Alright, this week’s abstract isn’t your average study. And while I know that an “N” of one does not hold a lot of statistical power, I still think this one warrants a quick read. Why? Let me tell you.
For one, how could you resist reading an article discussing the influence of belly dancing on decreasing chronic low back pain? And then we’ve got to consider that a large subset of our chronic low back pain patients do not find exercise fun. On the contrary. They find it to be a chore.
Case and point, I once gave a patient with low back pain three exercises to do at home to try to recruit their glut med and multifidus. The patient came back in the next week stating that exercise was not their thing, so they decided to combine all of the exercises into one “super exercise.” As you probably may have guessed, this “super exercise” was not achieving the desired results. But it got me thinking…what if we could make exercise more fun for those who see it as a chore?
Look, I know this study only had two participants, but both of them had a decrease in their low back pain. Belly dancing requires a lot of segmental control of the spine in order to do it properly. It is that same segmental control that we are trying to regain through the exercises we prescribe. So what if we made exercise more fun? What if we included dancing? Would patients be more likely to stick to it? Just maybe.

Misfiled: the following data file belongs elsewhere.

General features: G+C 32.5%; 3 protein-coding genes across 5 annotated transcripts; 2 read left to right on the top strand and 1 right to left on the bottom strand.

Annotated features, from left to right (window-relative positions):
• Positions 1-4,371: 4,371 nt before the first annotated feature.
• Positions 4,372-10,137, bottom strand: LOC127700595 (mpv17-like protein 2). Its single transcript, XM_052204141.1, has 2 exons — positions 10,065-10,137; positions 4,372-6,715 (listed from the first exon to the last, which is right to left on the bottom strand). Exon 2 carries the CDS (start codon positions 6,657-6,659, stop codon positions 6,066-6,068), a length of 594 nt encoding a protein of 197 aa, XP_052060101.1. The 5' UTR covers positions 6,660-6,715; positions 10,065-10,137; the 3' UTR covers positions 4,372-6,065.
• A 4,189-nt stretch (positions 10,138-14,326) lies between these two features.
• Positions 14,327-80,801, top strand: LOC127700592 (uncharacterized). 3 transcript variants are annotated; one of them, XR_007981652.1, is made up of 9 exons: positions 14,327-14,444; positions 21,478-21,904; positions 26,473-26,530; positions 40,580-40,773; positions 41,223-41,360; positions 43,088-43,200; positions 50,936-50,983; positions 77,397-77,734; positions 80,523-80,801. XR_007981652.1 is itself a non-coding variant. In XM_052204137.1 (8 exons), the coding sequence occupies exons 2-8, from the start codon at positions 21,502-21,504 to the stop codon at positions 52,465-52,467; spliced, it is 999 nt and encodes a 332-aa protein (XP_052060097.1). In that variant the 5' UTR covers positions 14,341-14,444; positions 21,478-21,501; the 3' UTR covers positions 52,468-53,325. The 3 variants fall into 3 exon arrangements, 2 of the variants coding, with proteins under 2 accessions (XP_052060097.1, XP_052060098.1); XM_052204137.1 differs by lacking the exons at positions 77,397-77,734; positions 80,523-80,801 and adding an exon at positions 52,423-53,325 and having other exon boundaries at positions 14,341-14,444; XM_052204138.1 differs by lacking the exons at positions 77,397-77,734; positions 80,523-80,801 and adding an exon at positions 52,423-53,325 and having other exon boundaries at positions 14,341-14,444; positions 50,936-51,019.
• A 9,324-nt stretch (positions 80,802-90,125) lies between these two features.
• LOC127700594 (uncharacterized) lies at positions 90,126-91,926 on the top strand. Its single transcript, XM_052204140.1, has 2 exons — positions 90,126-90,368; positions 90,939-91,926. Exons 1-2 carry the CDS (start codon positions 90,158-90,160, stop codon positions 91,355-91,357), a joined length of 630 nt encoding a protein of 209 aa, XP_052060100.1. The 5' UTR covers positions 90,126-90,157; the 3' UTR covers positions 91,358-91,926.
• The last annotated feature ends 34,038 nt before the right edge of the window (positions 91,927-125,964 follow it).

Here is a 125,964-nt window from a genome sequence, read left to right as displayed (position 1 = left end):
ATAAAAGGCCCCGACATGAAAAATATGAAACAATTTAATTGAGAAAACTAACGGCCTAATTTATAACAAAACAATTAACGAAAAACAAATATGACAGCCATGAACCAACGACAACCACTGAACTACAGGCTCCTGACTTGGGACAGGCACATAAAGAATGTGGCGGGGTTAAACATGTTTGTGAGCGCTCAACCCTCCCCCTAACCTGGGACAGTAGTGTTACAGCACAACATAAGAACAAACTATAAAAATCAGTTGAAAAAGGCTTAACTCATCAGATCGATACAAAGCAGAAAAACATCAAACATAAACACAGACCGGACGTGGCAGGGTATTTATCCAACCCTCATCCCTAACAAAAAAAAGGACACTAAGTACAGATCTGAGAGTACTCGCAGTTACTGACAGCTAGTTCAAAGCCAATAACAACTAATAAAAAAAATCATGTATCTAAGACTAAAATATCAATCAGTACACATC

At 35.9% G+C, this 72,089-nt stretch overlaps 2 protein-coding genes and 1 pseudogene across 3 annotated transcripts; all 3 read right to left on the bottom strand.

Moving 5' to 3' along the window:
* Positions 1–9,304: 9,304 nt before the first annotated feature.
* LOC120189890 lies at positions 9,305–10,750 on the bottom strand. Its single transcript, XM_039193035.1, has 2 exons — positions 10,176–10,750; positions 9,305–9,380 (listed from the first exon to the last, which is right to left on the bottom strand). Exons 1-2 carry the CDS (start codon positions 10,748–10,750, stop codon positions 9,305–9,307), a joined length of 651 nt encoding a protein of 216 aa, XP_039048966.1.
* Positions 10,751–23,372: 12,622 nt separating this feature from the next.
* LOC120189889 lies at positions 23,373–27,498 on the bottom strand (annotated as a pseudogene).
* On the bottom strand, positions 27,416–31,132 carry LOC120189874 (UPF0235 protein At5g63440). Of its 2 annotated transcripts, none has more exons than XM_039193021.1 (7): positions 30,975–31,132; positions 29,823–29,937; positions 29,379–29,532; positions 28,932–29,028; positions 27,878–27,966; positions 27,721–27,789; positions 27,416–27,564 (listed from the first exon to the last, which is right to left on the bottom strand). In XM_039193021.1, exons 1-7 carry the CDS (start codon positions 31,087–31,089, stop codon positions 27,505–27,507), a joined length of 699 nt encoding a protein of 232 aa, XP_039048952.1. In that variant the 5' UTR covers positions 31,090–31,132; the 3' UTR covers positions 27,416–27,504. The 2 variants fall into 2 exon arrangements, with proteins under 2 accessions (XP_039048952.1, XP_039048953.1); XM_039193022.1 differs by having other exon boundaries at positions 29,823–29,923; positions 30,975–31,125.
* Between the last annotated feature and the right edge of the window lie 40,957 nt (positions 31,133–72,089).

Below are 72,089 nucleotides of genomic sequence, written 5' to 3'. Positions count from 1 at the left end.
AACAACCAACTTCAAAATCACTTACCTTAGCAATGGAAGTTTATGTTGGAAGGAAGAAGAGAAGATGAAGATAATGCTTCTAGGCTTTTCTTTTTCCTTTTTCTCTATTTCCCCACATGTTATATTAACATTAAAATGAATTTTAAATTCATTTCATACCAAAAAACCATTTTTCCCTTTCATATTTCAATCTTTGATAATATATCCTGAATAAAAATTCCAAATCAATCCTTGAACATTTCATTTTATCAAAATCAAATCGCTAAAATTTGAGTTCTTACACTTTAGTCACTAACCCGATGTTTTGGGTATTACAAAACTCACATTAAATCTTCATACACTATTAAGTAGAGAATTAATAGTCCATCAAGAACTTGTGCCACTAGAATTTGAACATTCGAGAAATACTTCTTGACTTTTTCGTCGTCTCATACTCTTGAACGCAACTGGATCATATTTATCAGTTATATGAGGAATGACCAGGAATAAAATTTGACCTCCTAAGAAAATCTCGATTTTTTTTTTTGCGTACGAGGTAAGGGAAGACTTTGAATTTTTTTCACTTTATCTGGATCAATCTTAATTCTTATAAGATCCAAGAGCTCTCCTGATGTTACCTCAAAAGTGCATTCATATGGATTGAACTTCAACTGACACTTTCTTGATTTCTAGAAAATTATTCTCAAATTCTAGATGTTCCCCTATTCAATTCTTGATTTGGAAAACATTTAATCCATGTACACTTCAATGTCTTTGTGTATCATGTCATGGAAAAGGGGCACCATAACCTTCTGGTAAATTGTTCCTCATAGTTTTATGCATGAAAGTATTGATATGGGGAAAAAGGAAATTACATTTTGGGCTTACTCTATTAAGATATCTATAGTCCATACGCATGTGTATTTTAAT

What do you think? Tell us below and join us for one of our many manual therapy courses coming up across the country to explore this and much more in detail.
**Abstract of the week shared by NAIOMT Instructor Stacy Soappman, PT, DSc, COMT, FAAOMPT.
2 thoughts on “Abstract of the Week: The effects of a standardized belly dance program on perceived pain, disability, and function in women with chronic low back pain.”
Interesting thought and so true that we need to connect with our patients and provide them with motivational ways to gain success. For some pain avoidance and for others if it does not hurt or put demands on me it isn’t helping. For some exercise is drudgery and an obsession for others. Integration of therapeutic activity that is fun and fits into a person’s life is usually embraced more successfully.
I realize the discussion has been about making exercise fun and therefore easier for the patient/client to follow through on doing the exercise. I want to mention that traditional movement and dance is core strengthening and functional. I have heard that belly dancing was originally designed to help women in childbirth. My experience of the figure-8 movements of African dance suggests to me that that dance form (which includes too many cultures to list here) stimulates both flexibility and strength. In the fun category, when patients inquire how to keep the gains they have received from their work with me I often recommend partner dancing.